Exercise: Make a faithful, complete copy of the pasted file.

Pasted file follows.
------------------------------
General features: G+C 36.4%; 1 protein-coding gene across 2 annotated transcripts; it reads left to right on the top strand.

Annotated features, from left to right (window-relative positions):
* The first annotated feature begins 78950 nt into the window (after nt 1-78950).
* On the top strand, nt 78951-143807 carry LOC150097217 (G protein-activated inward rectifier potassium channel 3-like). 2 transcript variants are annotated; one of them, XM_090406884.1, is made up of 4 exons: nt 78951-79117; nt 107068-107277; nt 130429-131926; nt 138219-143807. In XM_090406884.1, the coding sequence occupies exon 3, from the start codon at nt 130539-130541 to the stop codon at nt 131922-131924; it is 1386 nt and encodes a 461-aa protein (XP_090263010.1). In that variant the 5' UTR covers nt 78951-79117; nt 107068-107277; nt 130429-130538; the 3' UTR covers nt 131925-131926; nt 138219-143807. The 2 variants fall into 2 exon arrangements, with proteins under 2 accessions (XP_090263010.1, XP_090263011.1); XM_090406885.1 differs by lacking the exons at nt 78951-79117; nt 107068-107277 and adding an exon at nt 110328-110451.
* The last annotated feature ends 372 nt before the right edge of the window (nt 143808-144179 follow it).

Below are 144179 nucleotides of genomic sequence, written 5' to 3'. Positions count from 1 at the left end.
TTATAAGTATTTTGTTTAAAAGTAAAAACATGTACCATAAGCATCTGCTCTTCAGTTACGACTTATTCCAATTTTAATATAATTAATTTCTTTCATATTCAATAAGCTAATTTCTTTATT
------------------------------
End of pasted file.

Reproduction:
General features: G+C 36.4%; 1 protein-coding gene across 2 annotated transcripts; it reads left to right on the top strand.

Annotated features, from left to right (window-relative positions):
* The first annotated feature begins 78950 nt into the window (after nt 1-78950).
* On the top strand, nt 78951-143807 carry LOC150097217 (G protein-activated inward rectifier potassium channel 3-like). 2 transcript variants are annotated; one of them, XM_090406884.1, is made up of 4 exons: nt 78951-79117; nt 107068-107277; nt 130429-131926; nt 138219-143807. In XM_090406884.1, the coding sequence occupies exon 3, from the start codon at nt 130539-130541 to the stop codon at nt 131922-131924; it is 1386 nt and encodes a 461-aa protein (XP_090263010.1). In that variant the 5' UTR covers nt 78951-79117; nt 107068-107277; nt 130429-130538; the 3' UTR covers nt 131925-131926; nt 138219-143807. The 2 variants fall into 2 exon arrangements, with proteins under 2 accessions (XP_090263010.1, XP_090263011.1); XM_090406885.1 differs by lacking the exons at nt 78951-79117; nt 107068-107277 and adding an exon at nt 110328-110451.
* The last annotated feature ends 372 nt before the right edge of the window (nt 143808-144179 follow it).

Below are 144179 nucleotides of genomic sequence, written 5' to 3'. Positions count from 1 at the left end.
TTATAAGTATTTTGTTTAAAAGTAAAAACATGTACCATAAGCATCTGCTCTTCAGTTACGACTTATTCCAATTTTAATATAATTAATTTCTTTCATATTCAATAAGCTAATTTCTTTATT